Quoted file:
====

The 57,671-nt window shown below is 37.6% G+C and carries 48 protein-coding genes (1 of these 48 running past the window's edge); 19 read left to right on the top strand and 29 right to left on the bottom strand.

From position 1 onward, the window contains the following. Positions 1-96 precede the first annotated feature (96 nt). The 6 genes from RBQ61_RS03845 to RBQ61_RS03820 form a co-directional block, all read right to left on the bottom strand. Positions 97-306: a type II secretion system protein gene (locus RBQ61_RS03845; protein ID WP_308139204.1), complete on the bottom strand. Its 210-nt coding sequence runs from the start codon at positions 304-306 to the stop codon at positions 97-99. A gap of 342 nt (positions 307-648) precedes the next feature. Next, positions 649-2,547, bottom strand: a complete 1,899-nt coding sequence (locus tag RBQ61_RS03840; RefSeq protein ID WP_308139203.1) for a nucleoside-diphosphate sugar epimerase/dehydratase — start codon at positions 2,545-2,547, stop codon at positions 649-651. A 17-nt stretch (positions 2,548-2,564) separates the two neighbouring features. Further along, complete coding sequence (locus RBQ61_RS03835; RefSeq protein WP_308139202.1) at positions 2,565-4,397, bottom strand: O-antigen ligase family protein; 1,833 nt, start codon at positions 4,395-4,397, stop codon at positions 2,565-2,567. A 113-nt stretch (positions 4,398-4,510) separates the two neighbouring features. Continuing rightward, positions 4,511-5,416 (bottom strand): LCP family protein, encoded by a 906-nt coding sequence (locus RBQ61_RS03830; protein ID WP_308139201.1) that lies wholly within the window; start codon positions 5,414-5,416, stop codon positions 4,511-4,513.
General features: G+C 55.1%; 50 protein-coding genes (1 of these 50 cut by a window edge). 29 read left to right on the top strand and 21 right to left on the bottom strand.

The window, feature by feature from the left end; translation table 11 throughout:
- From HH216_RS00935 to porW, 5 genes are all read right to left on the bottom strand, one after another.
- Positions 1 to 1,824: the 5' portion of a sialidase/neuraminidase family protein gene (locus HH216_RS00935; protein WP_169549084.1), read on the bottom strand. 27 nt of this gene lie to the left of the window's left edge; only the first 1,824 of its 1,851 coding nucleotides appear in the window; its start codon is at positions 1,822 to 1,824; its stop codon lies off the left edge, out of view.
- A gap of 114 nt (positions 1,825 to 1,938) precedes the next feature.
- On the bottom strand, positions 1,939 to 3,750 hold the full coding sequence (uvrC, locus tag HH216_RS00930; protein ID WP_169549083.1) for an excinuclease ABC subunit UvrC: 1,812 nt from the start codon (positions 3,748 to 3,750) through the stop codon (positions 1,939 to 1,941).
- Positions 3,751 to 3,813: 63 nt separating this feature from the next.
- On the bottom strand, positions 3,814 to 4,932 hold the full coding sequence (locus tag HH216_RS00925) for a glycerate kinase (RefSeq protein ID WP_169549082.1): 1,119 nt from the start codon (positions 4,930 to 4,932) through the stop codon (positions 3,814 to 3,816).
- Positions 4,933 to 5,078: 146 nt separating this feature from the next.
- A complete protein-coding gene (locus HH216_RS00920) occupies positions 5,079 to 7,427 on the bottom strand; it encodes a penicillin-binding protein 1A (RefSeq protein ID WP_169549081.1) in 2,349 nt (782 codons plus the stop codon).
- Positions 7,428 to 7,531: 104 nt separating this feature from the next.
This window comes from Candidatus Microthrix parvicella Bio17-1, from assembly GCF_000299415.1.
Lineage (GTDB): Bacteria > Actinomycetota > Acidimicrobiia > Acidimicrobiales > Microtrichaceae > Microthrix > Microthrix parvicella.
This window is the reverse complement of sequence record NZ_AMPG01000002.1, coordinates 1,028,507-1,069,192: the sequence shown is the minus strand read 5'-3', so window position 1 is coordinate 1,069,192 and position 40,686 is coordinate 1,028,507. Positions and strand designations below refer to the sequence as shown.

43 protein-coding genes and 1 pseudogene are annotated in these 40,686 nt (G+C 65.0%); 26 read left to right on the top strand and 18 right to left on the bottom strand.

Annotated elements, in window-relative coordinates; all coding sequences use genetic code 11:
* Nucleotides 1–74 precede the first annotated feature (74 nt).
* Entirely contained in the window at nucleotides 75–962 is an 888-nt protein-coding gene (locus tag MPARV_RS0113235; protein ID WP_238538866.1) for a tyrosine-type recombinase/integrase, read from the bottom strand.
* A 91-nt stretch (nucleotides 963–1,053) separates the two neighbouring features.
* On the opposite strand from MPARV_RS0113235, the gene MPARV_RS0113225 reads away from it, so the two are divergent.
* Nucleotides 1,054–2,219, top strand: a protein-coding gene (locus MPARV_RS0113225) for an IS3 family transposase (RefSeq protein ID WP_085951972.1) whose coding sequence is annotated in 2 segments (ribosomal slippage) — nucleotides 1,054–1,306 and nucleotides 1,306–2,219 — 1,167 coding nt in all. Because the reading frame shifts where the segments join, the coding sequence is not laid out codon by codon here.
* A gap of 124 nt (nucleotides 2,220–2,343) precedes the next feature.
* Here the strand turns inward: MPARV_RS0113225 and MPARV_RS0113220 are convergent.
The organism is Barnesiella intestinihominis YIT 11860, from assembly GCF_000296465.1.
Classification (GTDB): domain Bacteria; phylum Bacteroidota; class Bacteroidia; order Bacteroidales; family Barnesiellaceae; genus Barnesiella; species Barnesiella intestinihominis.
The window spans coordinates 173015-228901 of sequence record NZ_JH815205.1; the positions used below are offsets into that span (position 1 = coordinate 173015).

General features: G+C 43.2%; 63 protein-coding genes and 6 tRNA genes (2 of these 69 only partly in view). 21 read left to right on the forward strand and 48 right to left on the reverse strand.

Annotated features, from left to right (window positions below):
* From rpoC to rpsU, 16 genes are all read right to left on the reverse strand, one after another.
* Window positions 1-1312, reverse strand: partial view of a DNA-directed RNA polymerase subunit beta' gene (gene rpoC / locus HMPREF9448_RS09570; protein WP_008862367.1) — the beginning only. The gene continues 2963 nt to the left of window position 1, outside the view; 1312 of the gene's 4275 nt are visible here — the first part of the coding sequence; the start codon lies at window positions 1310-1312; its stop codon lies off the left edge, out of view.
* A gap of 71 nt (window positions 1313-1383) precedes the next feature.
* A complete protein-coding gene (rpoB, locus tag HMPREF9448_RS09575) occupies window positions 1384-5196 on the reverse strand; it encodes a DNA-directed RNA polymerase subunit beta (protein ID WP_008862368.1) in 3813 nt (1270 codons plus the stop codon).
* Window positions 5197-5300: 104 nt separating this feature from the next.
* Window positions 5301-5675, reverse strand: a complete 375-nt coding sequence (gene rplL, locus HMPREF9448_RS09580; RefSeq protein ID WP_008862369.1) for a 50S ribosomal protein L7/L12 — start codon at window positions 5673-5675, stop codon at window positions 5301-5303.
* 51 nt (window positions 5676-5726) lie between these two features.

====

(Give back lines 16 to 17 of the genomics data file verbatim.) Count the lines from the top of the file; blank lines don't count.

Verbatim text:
This window is the reverse complement of sequence record NZ_AMPG01000002.1, coordinates 1,028,507-1,069,192: the sequence shown is the minus strand read 5'-3', so window position 1 is coordinate 1,069,192 and position 40,686 is coordinate 1,028,507. Positions and strand designations below refer to the sequence as shown.

43 protein-coding genes and 1 pseudogene are annotated in these 40,686 nt (G+C 65.0%); 26 read left to right on the top strand and 18 right to left on the bottom strand.